June 26: 21st Century Lit: Homegoing: How Yaa Gyasi’s innovative, multi-generational novel reveals the limits and the possibilities of historical fiction, as the series writes on.
June 27: 21st Century Lit: Jericho Brown: Three ways to connect with the work and voice of one of our most talented contemporary poets.
June 28: 21st Century Lit: Five Great (American) Novels: The series concludes with five recent novels that stake their claim to the elusive title of the Great American Novel.
4th of July series starts Monday,
PS. Topics you’d like to see covered in this space? Guest Posts you’d like to contribute? Lemme know!

Friday, June 28, 2019

June 28, 2019: 21st Century Lit: Five Great (American) Novels

[In honor of my about-to-conclude grad class on Analyzing 21st Century America, a series on great recent literary works, with the same Af Am lit through-line that I brought to the class!]
Five recent novels that stake their claim to the title of Great American Novel.
1)      Behold the Dreamers (2016): Imbolo Mbue’s stunning debut novel is a historical novel about the 2008 financial crisis and recession, a multi-generational immigrant saga of a young family from Cameroon, a novel of manners about class and inequality in contemporary New York, a bittersweet romance, and a moving depiction of the promise and limits of the American Dream. Among other things!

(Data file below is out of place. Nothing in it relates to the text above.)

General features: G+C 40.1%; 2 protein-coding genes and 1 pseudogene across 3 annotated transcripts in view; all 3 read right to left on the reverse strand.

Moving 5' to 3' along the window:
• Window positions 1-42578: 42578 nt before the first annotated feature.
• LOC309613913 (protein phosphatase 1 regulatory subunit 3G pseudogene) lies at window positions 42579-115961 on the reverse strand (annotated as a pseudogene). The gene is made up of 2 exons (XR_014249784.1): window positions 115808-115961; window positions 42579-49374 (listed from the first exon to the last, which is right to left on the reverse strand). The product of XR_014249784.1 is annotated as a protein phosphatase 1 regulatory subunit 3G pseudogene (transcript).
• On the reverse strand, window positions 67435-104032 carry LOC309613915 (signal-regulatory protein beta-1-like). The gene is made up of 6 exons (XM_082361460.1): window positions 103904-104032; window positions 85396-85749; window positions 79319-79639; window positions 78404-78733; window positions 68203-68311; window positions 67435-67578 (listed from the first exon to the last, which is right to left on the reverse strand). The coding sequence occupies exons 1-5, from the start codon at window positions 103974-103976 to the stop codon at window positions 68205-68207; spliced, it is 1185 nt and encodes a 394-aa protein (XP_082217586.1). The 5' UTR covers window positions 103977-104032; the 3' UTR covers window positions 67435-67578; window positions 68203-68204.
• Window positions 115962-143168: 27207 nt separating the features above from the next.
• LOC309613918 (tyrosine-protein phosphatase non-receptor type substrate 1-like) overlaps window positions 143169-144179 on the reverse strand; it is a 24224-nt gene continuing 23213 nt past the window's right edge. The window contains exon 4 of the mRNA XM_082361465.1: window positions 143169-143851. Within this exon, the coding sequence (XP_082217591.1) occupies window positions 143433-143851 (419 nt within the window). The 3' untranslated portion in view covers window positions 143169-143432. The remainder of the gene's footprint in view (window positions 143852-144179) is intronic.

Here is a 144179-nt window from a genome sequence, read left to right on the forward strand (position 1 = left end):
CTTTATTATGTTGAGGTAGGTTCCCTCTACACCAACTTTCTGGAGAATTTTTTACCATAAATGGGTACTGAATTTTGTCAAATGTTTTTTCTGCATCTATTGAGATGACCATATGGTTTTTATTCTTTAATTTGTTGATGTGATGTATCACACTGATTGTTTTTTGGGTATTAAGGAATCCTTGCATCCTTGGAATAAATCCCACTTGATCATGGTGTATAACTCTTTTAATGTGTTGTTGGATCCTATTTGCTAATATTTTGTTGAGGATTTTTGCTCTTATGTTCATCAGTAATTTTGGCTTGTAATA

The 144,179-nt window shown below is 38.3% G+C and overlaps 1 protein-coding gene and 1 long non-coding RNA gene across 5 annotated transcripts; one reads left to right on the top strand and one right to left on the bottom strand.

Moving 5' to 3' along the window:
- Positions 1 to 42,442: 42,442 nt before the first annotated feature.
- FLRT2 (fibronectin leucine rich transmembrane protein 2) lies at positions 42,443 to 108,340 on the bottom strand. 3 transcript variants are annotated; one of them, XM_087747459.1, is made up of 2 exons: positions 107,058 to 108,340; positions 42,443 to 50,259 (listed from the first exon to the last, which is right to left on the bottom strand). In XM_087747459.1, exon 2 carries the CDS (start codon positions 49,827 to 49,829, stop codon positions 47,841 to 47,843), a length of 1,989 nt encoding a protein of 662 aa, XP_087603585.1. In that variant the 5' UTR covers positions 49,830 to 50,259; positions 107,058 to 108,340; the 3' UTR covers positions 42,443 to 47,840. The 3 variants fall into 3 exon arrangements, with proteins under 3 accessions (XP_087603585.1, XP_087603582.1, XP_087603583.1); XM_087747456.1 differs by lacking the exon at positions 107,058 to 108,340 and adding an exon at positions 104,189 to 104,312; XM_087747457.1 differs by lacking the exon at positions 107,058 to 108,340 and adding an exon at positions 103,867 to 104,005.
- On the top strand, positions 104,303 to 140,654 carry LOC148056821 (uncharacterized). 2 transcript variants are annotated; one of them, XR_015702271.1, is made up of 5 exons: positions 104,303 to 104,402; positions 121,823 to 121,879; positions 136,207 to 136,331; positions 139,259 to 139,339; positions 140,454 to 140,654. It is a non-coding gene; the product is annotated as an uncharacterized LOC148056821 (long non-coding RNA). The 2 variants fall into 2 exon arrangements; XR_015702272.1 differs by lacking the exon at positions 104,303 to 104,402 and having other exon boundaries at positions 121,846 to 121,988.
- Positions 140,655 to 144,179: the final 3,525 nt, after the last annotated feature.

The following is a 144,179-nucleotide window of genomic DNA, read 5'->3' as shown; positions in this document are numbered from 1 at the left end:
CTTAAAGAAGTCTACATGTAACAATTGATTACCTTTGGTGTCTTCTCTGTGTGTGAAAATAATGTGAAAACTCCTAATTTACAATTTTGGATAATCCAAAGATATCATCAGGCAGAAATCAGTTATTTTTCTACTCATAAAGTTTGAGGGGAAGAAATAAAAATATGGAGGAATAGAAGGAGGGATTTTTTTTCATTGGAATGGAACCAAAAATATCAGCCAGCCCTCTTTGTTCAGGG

2)      Lovecraft Country (2016): It might be enough just to note that Jordan Peele’s first project after his Oscar-winning Get Out will be to produce an adaptation of Matt Ruff’s supernatural historical novel for HBO. But if I need to say more, I’ll note that Ruff’s gripping page-turner combines John Bellairs and Ralph Ellison, among many other influences (including of course the weird tales of H.P. Lovecraft and his peers), to produce something entirely new. Some critics might argue that genre fiction can’t also compete for the Great American Novel crown; those critics would be wrong, as Ruff illustrates perfectly.
3)      Sing, Unburied, Sing (2017): I’m not gonna lie, I haven’t yet had a chance to read Jesmyn Ward’s acclaimed new novel. So I won’t pretend otherwise or say too much here, other than that anything Ward writes is to my mind an automatic contender for any and all accolades, and that from everything I’ve read Sing takes her talents to one more level still. You’ll be the first to hear when I do get to check it out, dear readers!
4)      The Sympathizer (2015): As Philip Caputo (one of our foremost authorities on the Vietnam War) argues in that hyperlinked NYT review, Viet Thanh Nguyen’s debut novel offers a strikingly new lens through which to read Vietnam (in relationship to the United States and the world, and on its own complex terms). That’d be enough all by itself to make this a crucial and great American novel. But Nguyen’s book is also funny and moving, engaging and challenging, and utterly unique from start to finish.